#6 Invest in educating your users

Irina Weber from SE Ranking promotes user education and believes that by telling customers about the industry as a whole, her company managed to reduce churn rates. 

To help their users understand the platform, SE Ranking uses tutorials, personal calls, and webinars. But practical knowledge of the tool is not all. To keep their users engaged, they also share non-promotional articles and conduct interviews and webinars with SEO experts. 

Tytus Golas, a founder of Tidio Live Chat, agrees with this point of view. According to him, by educating customers you can make sure that they know all the benefits of your product, and, thus, become more loyal to it. 

“The more knowledgeable your customers are about your products or services, the more value they see in using it and are happy to stay.”

They achieved this by publishing how-to guides on the blog as well as video tutorials. This alone helped them generate more leads and decrease the churn rate from over 12% to 10% within just a few months from the Tidio blog’s launch. 2% might not seem too impressive, however, for a company with thousands of new users signing up each week it is quite a substantial number.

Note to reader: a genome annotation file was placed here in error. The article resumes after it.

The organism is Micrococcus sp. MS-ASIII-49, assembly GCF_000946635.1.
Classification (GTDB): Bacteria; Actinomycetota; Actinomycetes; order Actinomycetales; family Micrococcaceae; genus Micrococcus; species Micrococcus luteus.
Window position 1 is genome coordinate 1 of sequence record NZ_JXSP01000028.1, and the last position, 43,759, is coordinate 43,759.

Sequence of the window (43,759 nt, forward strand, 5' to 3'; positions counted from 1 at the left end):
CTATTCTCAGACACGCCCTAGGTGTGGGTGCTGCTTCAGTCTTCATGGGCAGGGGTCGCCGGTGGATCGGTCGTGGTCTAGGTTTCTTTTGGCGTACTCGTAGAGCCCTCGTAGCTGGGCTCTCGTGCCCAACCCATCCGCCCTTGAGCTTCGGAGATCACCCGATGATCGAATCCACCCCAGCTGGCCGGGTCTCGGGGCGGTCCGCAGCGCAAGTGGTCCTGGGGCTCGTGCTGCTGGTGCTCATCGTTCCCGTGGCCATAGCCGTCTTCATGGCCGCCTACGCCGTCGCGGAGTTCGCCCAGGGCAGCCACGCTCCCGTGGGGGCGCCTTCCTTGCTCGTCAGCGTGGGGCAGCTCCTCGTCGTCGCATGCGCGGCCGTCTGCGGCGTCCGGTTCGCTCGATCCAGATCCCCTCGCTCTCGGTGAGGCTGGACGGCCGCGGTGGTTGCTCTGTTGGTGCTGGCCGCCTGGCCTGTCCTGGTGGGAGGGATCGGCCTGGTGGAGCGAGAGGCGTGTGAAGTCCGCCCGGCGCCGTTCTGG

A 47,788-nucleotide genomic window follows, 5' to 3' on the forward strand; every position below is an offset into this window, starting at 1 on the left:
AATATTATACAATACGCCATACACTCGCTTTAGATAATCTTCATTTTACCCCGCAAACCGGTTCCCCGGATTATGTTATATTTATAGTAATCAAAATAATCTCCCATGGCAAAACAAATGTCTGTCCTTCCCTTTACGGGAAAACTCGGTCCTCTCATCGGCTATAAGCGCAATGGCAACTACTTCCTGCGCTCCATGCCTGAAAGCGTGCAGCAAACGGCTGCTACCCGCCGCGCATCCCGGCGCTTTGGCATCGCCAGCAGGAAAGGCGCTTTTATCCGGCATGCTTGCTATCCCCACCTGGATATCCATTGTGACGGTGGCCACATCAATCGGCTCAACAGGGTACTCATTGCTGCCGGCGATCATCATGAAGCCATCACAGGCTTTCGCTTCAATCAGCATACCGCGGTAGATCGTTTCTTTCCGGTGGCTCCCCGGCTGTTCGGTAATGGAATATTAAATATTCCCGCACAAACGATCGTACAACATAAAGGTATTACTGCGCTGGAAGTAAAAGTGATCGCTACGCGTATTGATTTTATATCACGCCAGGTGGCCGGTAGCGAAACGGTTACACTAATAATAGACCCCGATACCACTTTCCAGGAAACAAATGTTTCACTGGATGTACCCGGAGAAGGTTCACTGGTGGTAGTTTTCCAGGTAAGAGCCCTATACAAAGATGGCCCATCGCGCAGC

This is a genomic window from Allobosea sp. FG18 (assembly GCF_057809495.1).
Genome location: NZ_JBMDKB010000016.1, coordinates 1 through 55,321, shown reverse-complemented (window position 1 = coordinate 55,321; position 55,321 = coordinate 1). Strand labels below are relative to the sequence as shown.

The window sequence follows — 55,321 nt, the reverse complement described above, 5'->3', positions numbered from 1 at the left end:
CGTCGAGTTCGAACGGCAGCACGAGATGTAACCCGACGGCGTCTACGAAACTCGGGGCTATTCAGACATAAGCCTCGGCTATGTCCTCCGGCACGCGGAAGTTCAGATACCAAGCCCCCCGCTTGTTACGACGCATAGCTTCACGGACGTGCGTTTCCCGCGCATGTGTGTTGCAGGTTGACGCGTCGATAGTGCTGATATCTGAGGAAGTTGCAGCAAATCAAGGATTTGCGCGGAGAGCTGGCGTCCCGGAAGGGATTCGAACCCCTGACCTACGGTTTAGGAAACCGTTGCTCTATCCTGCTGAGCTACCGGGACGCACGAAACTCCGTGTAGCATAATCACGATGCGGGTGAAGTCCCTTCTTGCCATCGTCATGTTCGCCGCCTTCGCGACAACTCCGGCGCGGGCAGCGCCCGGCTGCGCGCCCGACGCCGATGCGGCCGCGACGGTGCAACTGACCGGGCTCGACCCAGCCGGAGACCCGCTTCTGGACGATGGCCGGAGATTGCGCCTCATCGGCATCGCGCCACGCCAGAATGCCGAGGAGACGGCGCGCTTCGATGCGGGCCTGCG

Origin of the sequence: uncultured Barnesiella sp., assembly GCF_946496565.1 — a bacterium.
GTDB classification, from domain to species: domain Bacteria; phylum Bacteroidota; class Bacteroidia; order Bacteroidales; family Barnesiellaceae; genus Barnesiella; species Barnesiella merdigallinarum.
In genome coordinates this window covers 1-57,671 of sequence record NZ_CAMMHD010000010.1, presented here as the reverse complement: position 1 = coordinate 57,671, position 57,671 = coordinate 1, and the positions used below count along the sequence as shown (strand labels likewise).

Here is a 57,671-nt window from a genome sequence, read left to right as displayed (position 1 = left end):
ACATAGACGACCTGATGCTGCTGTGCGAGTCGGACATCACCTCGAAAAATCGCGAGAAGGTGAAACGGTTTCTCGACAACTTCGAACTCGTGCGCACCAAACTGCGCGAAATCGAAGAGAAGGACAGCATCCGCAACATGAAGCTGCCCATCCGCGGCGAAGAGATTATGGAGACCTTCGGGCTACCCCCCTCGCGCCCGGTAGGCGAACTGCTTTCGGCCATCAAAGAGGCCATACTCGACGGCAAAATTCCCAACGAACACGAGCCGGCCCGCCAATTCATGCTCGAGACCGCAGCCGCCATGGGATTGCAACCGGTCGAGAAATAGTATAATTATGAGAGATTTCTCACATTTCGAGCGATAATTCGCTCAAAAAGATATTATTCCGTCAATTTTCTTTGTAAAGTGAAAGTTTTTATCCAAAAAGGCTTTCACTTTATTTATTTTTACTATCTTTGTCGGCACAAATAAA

#7 Create a loyal community around your product

Andreea Sauciuc from CognitiveSEO has a comprehensive approach to nurturing customer loyalty. First of all, it includes great customer support service: omnichannel support and fast replies to any question or problem. 

Moreover, to create a community of loyal customers a company can leverage the power of media. Sharing the latest news, explaining current trends and providing case studies can go a long way. Running a Facebook group where people can share their experience with the product or ask for guidance is another thing to do.

Irina Weber from SE Ranking also believes in the power of customer loyalty. To measure it, she suggests using the NPS metric (Net Promoter Score). Based on this indicator, they segment their users into groups and establish specific lines of communication with them. 

“For example, if we think that some users want to leave, we send them triggered emails where we try to fix their problems or make special offers.”


Customers churn for a variety of reasons, from high price and insufficient product functions to bad user experience in general. To reduce churn, your goal is to identify the churn root cause and make your best to fix it. 

It’s also important to choose the right metric, as customer churn can be calculated in many ways. Consider all the factors that you want to account for, and make sure they are all included in the final formula.